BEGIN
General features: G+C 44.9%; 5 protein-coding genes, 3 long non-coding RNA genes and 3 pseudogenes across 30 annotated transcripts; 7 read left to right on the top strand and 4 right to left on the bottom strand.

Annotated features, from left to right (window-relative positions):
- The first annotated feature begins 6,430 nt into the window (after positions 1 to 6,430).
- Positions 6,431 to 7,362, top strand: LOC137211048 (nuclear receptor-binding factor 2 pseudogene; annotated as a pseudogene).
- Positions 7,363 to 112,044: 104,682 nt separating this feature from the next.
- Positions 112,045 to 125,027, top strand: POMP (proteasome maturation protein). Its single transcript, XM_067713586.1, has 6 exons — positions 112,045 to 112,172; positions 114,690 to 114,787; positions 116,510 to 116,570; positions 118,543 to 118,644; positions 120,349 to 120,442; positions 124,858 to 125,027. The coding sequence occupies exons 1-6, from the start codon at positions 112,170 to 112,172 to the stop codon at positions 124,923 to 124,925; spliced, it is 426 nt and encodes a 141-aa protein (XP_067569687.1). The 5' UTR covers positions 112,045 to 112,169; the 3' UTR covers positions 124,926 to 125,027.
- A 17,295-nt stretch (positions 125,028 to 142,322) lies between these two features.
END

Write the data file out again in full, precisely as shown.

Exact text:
General features: G+C 44.9%; 5 protein-coding genes, 3 long non-coding RNA genes and 3 pseudogenes across 30 annotated transcripts; 7 read left to right on the top strand and 4 right to left on the bottom strand.

Annotated features, from left to right (window-relative positions):
- The first annotated feature begins 6,430 nt into the window (after positions 1 to 6,430).
- Positions 6,431 to 7,362, top strand: LOC137211048 (nuclear receptor-binding factor 2 pseudogene; annotated as a pseudogene).
- Positions 7,363 to 112,044: 104,682 nt separating this feature from the next.
- Positions 112,045 to 125,027, top strand: POMP (proteasome maturation protein). Its single transcript, XM_067713586.1, has 6 exons — positions 112,045 to 112,172; positions 114,690 to 114,787; positions 116,510 to 116,570; positions 118,543 to 118,644; positions 120,349 to 120,442; positions 124,858 to 125,027. The coding sequence occupies exons 1-6, from the start codon at positions 112,170 to 112,172 to the stop codon at positions 124,923 to 124,925; spliced, it is 426 nt and encodes a 141-aa protein (XP_067569687.1). The 5' UTR covers positions 112,045 to 112,169; the 3' UTR covers positions 124,926 to 125,027.
- A 17,295-nt stretch (positions 125,028 to 142,322) lies between these two features.